• Operation 1408 illustrates generating a processing entity metric based on a software package available to each of the plurality of processing entities. For example, it may be the case that not all devices on the network 106 have the same software capabilities for the interpretation of commands based on identified speech or gestures from the command signals 120. In some embodiments, a centralized processing entity (e.g. a network-connected command module 160 (e.g. a locally or remotely hosted processing entity including a command module 160) may have more advanced software capabilities for interpreting commands than certain connected devices 102. For example, not all connected devices 102 may include the same software version of a software package for interpreting commands. As another example, different devices on the network 106 may include different software packages. In one instance, some devices on the network 106 may include packages from different vendors. In another instance, at least one device on the network 106 may include a specialized software package for the interpretation of a certain type of commands (e.g. a specialized software package for speech recognition of a particular language, a specialized software package for the interpretation of commands for a certain target device, or the like).
  • FIG. 15 illustrates an example embodiment where the operation 1102 of example operational flow 200 of FIG. 11 may include at least one additional operation. Additional operations may include an operation 1502 or 1504.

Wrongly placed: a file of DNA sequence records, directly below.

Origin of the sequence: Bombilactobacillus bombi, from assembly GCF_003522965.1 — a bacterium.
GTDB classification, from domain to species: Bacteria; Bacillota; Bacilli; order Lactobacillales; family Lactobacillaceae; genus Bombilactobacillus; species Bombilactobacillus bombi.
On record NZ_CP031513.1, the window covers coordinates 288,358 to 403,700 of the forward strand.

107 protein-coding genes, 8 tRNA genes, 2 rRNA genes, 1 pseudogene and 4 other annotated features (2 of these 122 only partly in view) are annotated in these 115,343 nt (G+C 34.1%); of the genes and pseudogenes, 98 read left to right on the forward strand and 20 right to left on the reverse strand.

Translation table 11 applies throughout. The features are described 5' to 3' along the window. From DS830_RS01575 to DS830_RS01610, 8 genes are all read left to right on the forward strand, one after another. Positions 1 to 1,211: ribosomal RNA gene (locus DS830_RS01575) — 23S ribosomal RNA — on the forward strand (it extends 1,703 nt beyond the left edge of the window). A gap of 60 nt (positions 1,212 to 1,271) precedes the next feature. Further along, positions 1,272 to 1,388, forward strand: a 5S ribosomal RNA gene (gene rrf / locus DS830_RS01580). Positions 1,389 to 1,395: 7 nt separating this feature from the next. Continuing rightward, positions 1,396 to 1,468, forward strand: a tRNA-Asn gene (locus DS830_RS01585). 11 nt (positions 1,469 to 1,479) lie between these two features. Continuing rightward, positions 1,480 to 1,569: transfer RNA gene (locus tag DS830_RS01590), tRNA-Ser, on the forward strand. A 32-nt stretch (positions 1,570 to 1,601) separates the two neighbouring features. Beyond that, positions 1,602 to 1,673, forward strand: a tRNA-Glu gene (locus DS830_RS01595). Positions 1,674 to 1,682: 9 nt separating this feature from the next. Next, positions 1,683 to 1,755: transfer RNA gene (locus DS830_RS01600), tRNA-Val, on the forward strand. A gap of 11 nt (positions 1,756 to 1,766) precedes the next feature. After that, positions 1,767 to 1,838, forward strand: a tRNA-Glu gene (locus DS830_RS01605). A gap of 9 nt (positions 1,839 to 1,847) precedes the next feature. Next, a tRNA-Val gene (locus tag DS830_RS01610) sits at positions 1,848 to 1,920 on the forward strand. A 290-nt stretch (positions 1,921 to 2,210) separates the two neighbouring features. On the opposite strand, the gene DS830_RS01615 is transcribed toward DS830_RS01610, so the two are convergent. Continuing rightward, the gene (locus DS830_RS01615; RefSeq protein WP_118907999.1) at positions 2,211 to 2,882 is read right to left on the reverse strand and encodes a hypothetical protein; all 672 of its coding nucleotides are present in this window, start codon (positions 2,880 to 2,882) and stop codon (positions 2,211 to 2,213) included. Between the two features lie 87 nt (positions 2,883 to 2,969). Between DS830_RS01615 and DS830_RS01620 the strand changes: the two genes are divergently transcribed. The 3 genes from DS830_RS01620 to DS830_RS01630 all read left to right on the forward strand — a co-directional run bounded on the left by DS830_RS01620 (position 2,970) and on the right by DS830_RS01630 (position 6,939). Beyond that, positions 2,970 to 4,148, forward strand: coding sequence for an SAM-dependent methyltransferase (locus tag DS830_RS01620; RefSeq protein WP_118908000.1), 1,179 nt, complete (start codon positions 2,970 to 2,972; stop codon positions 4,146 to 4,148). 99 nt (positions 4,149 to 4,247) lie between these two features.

• Operation 1502 illustrates generating a processing entity metric based on network availability to each of the plurality of processing entities. Operation 1502 illustrates generating a processing entity metric based on a latency of a network available to each of the plurality of processing entities. In some embodiments, a processing metric is based on network resources available to each of the plurality of processing entities. For example, network resources available to each of the plurality of processing entities may impact the communication speed and/or accuracy between the connected device 102 receiving the command signals 120 and an additional processing entity. Accordingly, a processing entity metric may be based on physical network connectivity (e.g. a wired connection, a wireless connection, or the like) or transient network resources such as, but not limited to, latency or a load associated with each of the plurality of processing entities.
  • FIG. 16 illustrates an example embodiment where the operation 1102 of example operational flow 200 of FIG. 11 may include at least one additional operation. Additional operations may include an operation 1602 or 1604.
  • Operation 1602 illustrates generating a processing entity metric based on one or more contextual attributes. The contextual attributes may be associated with any of, but are not limited to, ambient conditions, a user 116, or the connected devices 102. Further, the contextual attributes may be, but is not required to be, determined by the connected device 102 or by a sensor 128 (e.g. a light sensor, a motion sensor, an occupancy sensor, or the like) associated with at least one of the connected devices 102. Further, the connected device 102 may respond to contextual attributes (e.g. generate a processing metric based on the contextual attributes) through internal logic (e.g. one or more rules) or query an external source (e.g. a remote host).